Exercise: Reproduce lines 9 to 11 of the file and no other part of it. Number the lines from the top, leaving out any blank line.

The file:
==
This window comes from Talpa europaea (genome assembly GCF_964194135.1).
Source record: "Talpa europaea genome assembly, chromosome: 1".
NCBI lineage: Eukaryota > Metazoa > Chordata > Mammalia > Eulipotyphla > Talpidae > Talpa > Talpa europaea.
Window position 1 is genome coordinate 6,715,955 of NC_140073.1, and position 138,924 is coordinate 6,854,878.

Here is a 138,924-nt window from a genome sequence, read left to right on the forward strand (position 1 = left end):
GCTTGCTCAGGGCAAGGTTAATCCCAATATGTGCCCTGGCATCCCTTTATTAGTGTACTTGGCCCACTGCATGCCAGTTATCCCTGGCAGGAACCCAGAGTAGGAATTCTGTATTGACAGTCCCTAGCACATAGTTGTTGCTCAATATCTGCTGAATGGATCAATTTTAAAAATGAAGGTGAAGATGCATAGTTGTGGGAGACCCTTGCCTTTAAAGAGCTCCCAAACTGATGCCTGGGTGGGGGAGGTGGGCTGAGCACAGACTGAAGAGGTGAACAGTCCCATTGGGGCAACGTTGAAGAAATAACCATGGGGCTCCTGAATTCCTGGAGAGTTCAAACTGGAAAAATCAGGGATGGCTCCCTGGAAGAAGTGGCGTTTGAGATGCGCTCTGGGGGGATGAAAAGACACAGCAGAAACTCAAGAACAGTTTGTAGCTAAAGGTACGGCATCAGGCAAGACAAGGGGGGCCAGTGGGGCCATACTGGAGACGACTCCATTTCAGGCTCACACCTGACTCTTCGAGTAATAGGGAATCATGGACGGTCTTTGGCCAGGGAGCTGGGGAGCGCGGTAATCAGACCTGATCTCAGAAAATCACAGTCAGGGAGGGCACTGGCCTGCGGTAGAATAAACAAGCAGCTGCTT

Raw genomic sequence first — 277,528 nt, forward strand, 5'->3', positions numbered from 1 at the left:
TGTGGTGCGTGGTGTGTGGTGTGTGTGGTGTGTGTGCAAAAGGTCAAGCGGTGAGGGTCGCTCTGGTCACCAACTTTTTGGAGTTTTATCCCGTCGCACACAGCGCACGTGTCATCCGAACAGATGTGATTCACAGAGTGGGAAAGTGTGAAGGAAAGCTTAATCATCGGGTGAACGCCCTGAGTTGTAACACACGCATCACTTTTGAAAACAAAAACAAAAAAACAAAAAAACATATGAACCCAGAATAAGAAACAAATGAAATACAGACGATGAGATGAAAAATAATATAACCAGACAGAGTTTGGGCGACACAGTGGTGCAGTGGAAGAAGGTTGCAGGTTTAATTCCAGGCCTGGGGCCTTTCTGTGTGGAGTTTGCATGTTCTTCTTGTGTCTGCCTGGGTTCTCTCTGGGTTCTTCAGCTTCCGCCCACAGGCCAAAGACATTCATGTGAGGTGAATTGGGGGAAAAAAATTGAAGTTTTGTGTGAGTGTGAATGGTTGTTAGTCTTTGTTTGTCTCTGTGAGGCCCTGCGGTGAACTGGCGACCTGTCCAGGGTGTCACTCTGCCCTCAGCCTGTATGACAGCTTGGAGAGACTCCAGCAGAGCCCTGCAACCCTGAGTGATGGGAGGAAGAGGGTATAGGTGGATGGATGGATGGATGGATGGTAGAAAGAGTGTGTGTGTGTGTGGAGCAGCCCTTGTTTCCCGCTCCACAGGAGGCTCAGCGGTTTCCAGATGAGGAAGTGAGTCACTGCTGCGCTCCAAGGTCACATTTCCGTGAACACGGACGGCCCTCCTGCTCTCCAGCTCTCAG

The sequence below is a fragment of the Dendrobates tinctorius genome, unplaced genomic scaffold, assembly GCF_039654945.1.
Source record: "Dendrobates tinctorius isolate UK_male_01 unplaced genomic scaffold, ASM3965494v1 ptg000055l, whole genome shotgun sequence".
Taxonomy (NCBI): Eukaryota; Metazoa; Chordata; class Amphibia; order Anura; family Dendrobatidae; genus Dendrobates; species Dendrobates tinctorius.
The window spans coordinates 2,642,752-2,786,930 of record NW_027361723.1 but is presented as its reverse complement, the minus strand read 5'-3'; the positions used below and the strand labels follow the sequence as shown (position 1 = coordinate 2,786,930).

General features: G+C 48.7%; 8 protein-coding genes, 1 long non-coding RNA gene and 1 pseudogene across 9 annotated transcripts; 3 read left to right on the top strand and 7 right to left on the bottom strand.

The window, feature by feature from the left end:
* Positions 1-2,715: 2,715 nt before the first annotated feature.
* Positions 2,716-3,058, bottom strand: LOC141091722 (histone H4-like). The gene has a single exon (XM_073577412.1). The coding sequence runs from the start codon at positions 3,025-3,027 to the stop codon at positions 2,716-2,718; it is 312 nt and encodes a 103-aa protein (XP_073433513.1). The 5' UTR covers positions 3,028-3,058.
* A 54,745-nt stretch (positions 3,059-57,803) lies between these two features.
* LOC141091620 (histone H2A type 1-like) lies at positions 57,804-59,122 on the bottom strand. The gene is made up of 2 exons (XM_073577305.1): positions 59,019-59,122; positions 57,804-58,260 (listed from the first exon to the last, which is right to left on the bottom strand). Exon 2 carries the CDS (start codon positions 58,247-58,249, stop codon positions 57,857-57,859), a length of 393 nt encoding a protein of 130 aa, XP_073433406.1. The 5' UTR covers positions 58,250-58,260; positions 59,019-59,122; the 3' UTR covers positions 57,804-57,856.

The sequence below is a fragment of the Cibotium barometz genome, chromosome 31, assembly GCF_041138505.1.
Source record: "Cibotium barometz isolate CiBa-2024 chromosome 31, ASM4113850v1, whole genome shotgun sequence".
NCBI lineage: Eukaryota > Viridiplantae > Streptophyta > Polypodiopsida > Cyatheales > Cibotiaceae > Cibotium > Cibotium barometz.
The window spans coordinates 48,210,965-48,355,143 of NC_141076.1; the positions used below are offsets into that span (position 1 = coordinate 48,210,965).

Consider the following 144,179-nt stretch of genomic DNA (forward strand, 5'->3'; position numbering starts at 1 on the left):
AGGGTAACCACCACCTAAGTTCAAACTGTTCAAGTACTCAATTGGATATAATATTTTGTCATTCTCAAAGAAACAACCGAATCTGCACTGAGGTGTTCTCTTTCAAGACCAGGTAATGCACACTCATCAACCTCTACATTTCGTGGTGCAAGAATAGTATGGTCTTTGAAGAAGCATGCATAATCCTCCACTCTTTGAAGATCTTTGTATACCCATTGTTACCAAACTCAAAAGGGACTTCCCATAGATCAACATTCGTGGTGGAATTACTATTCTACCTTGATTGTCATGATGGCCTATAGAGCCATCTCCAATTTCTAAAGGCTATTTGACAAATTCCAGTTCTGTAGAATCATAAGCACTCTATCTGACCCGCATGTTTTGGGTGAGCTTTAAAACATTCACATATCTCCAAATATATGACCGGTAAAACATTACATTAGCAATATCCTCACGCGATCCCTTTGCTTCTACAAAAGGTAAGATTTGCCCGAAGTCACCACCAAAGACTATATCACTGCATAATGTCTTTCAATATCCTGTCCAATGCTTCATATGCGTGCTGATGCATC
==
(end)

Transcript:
The sequence below is a fragment of the Dendrobates tinctorius genome, unplaced genomic scaffold, assembly GCF_039654945.1.
Source record: "Dendrobates tinctorius isolate UK_male_01 unplaced genomic scaffold, ASM3965494v1 ptg000055l, whole genome shotgun sequence".
Taxonomy (NCBI): Eukaryota; Metazoa; Chordata; class Amphibia; order Anura; family Dendrobatidae; genus Dendrobates; species Dendrobates tinctorius.